I wanted to show how to clean-up some annoying items that are in the way when photographing some landscape images. Here I went to the Meeting House in my community to show a visual before & after. I was using an OMD-1 camera with a 7.5mm Fisheye lens. I did not need to correct for the fisheye distortion because I purposely centered the Meeting House in the center area of the image which minimizes the Fisheye Bowing Effect of the 7.5mm lens. In Photoshop I selected the area with the distracting leaves with the Photoshop Lasso Tool with a feathered setting of 10 pixels, which will create a softer edge on the retouching area layer. Then I used Copy, then Paste to have the leaves on a separate layer in Photoshop. Having the leaves on a separate layer you can then use Filter > Noise> Dust & Scratches to remove the leaves. When using the Dust & Scratches you have to enter the Radius amount & Threshold amount you want. Here I used a Radius of 43 & a Threshold amount of 48. While using Dust & Scratches you will see a preview of the effect before you commit to doing it. If you need more or less just enter a higher or lower number. Even after you run the filter if you want more or less effect go to the history and go back and you can adjust your amount. If you go to much it will look a little smeary, too little you will still see some of the leaves. You can also see the effect in Preview before using it. Basically you are relying on the Preview for the amounts you need to use. Using Dust & Scratches might take a few tries, but comes in handy now & then.
As I was walking around our condo community, I liked the Fall colors and clouds around our community Meeting House. This building is used for community meetings, concerts, church services and a few other gatherings. Because of Covid-19 it has been closed for quite a while, but it is still fun to photograph especially with some of the Fall Colors and bright blue sky. The Featured Image is a 2 vertical image panorama taken with an iPhone 11 Pro using the 4.3mm lens (Full Frame Camera Field of View is 26mm).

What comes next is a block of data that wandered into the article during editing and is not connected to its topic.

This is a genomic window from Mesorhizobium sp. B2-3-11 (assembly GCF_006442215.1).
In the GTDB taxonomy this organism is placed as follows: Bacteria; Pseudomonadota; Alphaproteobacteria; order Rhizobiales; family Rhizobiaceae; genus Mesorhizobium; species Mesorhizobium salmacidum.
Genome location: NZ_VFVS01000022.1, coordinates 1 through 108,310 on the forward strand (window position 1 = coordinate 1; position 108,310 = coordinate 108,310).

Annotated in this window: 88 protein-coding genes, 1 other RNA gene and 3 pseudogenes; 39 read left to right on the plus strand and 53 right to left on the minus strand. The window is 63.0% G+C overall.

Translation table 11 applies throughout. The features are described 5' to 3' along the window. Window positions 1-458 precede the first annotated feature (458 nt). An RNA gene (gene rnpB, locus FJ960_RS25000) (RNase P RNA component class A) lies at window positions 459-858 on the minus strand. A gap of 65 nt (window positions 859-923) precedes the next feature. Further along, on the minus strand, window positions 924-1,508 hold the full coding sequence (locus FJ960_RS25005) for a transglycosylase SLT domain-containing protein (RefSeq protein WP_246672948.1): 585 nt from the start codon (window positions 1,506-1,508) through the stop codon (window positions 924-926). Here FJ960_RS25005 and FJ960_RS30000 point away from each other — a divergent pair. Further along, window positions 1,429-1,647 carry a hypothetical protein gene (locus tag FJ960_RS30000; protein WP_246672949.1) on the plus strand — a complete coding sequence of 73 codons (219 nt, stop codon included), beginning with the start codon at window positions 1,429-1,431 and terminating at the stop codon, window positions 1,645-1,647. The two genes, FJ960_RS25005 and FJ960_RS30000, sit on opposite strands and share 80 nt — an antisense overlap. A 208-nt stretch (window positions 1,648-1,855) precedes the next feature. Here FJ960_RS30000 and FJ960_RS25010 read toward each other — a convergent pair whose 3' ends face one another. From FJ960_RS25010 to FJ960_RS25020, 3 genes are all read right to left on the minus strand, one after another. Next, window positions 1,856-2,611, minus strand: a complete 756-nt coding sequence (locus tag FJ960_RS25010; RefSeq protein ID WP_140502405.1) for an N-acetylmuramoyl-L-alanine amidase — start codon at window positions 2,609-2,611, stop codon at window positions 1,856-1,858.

We were taking an evening walk in our community to get a few more steps in before settling in for the evening. It was a pleasant evening and the sidewalks were well lit. As we were going by the Meeting House, I decided to try a few night images with my iPhone 11Pro. It is supposed to be pretty good in low light, but have not really tried it at night. Here it was actually dark and I was surprised how good the images were straight out of the iPhone. It seemed to automatically somewhat balance nicely the highlights & darkness. Especially since there was a wide mix of darkness, spotlights and ambient lights along the sidewalk. I have tried shooting Raw files on the iPhone 11 Pro, but did not see that much difference so I just shoot jpegs with it. But I do have my Photoshop setup to open jpegs as raw files so I can pull even more detail and have more adjustments from the jpeg file before I actually open them in Photoshop. I have not seen a significant difference on the jpeg files in image quality doing this and have printed these kind of files quite large. It goes against my normal work flow of shooting Raw files on all my other cameras. I was using the iPhone 11 Pro’s 4.3mm lens (Full Frame FOV equivalent ~26mm). The featured image is also 2 vertical 16×9 images blended, side by side to get a little bit wider view. When I am photographing with the iPhone I usually always use the 16×9 format. The image below is basically from the same spot but I just turned around from photographing the featured image. I was pleasantly surprised at the images because the exposures were 1/30 sec. on the Meeting House and 1/8 sec. for the image below. The exposure actually seemed much much longer and you could see some blurry movement during the beginning of capture on the phone’s screen. But I guess the phone was doing a lot of processing & adjusting of the image as it was saving the final file.
180 degree Opposite View from where I was standing